The Chatterton Middle School Video Game Club has been a way to bring students together after learning virtually after the COVID-19 pandemic.

The Chatterton Middle School Video Game Club has been a way to bring students together after learning virtually after the COVID-19 pandemic.

Photo provided by Lyle Dixon

Presentation focuses on two Fitzgerald programs

By: Maria Allard | Warren Weekly | Published June 29, 2022


WARREN — The Fitzgerald Public Schools Board of Education recently got a closer view of two programs in the district.

At the May 9 Board of Education meeting, Fitzgerald High School ninth grade transition success coordinator Jeff Skop presented an overview of the ninth grade program.

At the same meeting, Chatterton Middle School special education teacher Lyle Dixon gave a PowerPoint presentation about the school’s Video Game Club.

Here is a look at both programs.


Ninth grade
“I work with our ninth grade school counselor Chioke Bracy. We make up the ninth grade team and build relationships with the ninth graders,” Skop said. “We try to help them facilitate their academics and social success. They come to us with whatever issues come up. They come to me with whatever they need. We’re just getting back to normal after the pandemic.”

That includes working with students one on one or in small groups, working on study skills, and organizing and making plans for students who fall behind. Parent communication and classroom discipline also are stressed.

“Any kid that is currently failing has a plan of action in place where we can set them up in summer school,” Skop said. “We can work on whatever faults they have.”

Skop said he stands at the front door as the students arrive every morning. He can tell just by the looks on their faces who’s going to need support. Skop and Bracy work with staff members and the Fitzgerald High School health team when they have concerns about a student.

According to Skop’s presentation, students are encouraged to step outside of their comfort zones to experience athletics, clubs and activities at the school. Conflict resolution, a way for two or more students to find a peaceful solution to a disagreement among them, is also explored.

“How can we talk through it and figure it out,” Skop said. “I love watching the kids grow and mature. Behaviors are improving. It’s really exciting to have the opportunity to work with the kids. Our administration and the school board are supportive of the program.”

As ninth grade transition success coordinator, Skop works to get to know the students. Another goal is to build an understanding in students that classroom discipline and academic success go hand in hand.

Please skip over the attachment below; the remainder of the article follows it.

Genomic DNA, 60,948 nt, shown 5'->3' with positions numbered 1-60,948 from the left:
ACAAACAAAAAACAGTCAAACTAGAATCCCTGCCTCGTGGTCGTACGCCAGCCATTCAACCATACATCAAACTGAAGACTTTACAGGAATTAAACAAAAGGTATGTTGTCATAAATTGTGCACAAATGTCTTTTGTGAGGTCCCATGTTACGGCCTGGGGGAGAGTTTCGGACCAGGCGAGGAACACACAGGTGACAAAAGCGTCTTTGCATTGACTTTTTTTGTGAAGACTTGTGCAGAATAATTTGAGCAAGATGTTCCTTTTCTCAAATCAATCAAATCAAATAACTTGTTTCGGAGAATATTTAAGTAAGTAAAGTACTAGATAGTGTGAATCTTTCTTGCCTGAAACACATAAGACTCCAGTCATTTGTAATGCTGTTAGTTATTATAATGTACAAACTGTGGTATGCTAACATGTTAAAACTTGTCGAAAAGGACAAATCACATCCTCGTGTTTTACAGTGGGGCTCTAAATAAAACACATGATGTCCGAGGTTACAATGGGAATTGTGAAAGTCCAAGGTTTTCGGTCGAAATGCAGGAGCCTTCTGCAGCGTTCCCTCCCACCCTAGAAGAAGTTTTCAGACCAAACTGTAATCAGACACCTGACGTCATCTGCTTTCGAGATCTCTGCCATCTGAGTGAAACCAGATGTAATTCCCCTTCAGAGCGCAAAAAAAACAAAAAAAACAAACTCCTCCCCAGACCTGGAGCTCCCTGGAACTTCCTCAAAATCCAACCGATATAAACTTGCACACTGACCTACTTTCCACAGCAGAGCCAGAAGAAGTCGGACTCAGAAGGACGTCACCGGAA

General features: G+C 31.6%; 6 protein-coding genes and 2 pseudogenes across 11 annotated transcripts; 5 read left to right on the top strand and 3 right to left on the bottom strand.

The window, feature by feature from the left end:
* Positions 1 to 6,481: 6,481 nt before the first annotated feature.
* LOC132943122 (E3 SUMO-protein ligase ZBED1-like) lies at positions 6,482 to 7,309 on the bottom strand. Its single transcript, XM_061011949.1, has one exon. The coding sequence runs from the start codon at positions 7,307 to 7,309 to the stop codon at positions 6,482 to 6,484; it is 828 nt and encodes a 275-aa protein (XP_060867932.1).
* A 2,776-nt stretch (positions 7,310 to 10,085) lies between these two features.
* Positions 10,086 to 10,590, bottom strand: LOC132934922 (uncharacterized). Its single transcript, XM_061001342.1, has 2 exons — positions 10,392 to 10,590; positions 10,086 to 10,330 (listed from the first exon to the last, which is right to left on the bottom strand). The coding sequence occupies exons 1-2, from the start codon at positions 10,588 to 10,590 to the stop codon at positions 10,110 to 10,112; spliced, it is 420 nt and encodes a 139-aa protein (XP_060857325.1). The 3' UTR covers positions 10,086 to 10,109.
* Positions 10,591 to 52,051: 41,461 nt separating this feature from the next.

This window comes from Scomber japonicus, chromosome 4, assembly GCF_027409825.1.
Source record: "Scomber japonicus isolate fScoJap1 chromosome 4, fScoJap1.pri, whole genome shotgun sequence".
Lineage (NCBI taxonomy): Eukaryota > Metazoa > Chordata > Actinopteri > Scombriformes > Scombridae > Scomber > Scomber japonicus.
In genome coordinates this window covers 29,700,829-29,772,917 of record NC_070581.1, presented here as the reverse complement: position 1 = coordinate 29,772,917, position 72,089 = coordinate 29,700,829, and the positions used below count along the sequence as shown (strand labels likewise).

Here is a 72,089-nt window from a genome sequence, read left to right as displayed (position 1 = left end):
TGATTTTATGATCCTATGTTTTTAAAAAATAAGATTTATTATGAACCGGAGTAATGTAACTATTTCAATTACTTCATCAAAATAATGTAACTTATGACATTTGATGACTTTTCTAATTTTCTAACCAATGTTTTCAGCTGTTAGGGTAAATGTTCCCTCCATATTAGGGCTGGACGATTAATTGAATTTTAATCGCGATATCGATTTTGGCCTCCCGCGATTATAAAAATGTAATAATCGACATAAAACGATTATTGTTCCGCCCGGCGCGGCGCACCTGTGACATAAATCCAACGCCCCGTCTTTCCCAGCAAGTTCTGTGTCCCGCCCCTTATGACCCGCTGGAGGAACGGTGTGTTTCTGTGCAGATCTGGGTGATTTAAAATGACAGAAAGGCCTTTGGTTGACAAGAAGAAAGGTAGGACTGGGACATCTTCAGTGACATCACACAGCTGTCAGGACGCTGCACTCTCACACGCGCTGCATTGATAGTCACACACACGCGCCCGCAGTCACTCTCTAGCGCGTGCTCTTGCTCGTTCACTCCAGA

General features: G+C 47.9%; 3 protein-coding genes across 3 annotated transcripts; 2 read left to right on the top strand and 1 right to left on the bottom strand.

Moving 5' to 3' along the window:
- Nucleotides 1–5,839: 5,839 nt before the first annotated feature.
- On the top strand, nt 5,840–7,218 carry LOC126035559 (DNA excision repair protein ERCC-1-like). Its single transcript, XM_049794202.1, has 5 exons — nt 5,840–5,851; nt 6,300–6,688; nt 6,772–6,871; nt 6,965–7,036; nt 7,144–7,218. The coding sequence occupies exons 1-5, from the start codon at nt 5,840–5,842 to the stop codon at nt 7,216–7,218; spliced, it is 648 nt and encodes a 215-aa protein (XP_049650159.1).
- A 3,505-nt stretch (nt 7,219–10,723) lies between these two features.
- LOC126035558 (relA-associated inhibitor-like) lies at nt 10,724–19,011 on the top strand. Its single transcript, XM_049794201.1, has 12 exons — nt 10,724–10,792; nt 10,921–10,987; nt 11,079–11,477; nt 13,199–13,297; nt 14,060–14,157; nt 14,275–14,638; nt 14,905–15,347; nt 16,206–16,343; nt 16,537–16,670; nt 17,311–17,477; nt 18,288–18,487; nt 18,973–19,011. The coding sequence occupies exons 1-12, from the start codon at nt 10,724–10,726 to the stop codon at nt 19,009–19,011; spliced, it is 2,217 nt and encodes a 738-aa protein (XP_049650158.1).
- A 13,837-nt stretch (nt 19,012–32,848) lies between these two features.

‘The goal is to appeal to a wide range of children’

The Chatterton Video Game Club began during the middle of this school year. Dixon received a $500 grant from the Fitzgerald Foundation for Educational Advancement, or FFEA, to purchase two video game systems.

Dixon created the video game club for students to connect with each other when returning to school after the COVID-19 pandemic. The club is open to sixth, seventh and eighth grade students.

“We knew that coming back from COVID there were going to be gaps. We knew some of them would be academic,” Dixon said.

Educators also were concerned about the students socially because they had been out of school learning virtually during the pandemic.

“There are kids that were quite withdrawn. Many of our students regressed a bit in their ability to communicate effectively with their peers,” Dixon said. “Social interaction is a crucial stage of a student’s development. There is definitely a need to reteach some of our students how to effectively communicate with the people around them.”

The club is an opportunity for students to form a community and experience sportsmanship. It’s also a chance for them to strengthen their communication skills and build teamwork.

As of now, the Chatterton Video Game Club is offered during the school lunch period.

“Sometimes you can do it while eating or after you eat,” Dixon said. “The goal is to appeal to a wide range of children.”

On average, about 20 to 40 students participate each day. Super Smash Bros., Pokémon Unite, and the NBA and NFL games are the most popular.

“They like to play with their favorite players and favorite teams,” Dixon said of the sports leagues.

During the meeting, Dixon shared photos of some recent Video Game Club events, including the all A’s award assembly at testing celebrations.

Plans are underway to offer the club after school next year. According to Dixon, the students have requested the club offer more sports games next year. They also would like to see more games where they can be on teams together and to have gaming tournaments.